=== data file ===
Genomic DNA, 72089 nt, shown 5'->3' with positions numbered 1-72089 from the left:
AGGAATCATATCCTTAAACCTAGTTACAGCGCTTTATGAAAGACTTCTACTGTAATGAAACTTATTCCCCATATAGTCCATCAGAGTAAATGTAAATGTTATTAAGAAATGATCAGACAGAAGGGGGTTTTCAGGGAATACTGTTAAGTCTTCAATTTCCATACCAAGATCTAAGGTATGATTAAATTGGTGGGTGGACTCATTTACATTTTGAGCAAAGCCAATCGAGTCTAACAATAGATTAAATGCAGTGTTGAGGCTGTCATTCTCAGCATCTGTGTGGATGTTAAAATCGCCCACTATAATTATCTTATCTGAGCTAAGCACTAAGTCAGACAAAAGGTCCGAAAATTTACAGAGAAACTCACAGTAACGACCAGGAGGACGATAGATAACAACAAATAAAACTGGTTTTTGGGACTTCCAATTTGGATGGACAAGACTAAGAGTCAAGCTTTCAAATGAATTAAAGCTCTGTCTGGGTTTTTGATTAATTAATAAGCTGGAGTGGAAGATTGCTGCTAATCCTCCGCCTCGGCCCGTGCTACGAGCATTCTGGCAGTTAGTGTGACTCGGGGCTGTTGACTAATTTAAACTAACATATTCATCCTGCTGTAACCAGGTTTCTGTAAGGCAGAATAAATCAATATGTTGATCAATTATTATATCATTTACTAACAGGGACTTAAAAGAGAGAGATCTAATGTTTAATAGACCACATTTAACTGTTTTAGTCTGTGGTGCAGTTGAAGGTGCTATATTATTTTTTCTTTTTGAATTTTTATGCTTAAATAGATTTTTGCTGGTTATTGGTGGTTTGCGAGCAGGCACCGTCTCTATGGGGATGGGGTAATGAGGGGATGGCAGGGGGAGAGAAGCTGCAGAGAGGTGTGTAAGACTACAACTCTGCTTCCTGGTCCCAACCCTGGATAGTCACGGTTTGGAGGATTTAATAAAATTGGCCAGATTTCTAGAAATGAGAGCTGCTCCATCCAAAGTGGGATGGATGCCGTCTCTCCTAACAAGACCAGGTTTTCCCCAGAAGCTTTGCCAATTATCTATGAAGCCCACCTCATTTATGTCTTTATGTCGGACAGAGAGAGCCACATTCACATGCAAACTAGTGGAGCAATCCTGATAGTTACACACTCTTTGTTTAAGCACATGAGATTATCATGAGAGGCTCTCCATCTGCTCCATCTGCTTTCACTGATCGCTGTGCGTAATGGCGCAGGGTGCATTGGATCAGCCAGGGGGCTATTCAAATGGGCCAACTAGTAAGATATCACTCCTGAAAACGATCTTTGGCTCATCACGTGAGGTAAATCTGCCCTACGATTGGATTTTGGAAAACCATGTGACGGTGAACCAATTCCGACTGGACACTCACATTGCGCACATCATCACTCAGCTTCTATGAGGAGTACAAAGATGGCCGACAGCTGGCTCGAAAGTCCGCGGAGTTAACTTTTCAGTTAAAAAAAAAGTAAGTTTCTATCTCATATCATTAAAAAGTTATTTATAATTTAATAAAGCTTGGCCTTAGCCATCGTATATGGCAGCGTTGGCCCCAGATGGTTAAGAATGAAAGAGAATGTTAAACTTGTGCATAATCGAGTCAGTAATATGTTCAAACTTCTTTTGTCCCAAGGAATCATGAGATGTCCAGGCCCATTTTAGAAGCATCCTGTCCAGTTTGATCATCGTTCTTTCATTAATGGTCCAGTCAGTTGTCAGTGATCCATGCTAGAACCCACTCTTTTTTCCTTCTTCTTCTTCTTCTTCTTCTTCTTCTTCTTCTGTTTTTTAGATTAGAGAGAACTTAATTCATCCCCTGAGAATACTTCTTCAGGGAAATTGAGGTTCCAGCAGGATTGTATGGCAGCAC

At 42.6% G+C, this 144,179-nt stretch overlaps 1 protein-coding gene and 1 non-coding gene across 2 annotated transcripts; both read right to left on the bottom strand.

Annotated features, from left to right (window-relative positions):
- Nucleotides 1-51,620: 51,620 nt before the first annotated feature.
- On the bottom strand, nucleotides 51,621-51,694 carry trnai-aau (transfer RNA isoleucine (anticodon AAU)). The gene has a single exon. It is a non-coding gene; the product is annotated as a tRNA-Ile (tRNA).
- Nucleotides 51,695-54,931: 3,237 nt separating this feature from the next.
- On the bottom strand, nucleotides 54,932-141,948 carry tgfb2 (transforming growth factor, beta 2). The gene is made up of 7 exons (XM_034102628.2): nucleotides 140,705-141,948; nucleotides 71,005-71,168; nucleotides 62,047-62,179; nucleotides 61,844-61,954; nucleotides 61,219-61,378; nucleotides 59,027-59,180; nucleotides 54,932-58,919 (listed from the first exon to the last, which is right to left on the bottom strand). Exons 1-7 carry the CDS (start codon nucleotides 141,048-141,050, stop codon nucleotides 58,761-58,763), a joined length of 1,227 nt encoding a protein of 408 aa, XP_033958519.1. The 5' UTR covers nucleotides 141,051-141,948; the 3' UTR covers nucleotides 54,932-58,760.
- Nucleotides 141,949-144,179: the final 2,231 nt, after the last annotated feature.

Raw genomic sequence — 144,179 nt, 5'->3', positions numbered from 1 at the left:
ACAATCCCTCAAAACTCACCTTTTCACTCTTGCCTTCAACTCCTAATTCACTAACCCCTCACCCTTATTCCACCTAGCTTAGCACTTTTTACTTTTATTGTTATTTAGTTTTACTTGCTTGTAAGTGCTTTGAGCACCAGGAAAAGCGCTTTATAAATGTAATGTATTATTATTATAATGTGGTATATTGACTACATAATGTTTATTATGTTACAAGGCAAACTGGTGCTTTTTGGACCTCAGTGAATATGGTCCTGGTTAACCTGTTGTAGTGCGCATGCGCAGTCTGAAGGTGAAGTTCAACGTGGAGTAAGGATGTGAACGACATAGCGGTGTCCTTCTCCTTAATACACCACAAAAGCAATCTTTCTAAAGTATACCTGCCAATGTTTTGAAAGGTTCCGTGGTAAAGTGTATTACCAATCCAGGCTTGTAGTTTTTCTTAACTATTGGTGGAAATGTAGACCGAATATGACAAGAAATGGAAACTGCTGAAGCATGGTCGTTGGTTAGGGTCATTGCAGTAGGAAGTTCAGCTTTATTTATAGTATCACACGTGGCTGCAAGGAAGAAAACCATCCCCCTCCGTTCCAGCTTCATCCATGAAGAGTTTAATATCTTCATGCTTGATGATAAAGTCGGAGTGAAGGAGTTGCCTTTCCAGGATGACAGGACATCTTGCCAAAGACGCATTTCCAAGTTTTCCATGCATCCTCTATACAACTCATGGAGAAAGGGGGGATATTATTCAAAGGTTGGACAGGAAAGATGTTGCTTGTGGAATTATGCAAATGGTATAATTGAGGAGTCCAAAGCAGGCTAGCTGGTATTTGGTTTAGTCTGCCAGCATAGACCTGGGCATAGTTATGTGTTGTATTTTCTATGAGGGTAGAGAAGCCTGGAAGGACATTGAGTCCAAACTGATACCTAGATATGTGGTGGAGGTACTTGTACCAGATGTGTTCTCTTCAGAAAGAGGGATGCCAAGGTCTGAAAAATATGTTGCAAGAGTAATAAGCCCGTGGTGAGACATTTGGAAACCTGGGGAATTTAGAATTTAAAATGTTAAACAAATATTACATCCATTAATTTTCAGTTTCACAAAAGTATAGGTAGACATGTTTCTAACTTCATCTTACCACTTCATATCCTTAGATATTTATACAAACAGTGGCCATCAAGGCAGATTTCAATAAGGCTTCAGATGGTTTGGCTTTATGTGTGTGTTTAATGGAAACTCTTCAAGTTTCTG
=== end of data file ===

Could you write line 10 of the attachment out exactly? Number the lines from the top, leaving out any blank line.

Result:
Raw genomic sequence — 144,179 nt, 5'->3', positions numbered from 1 at the left: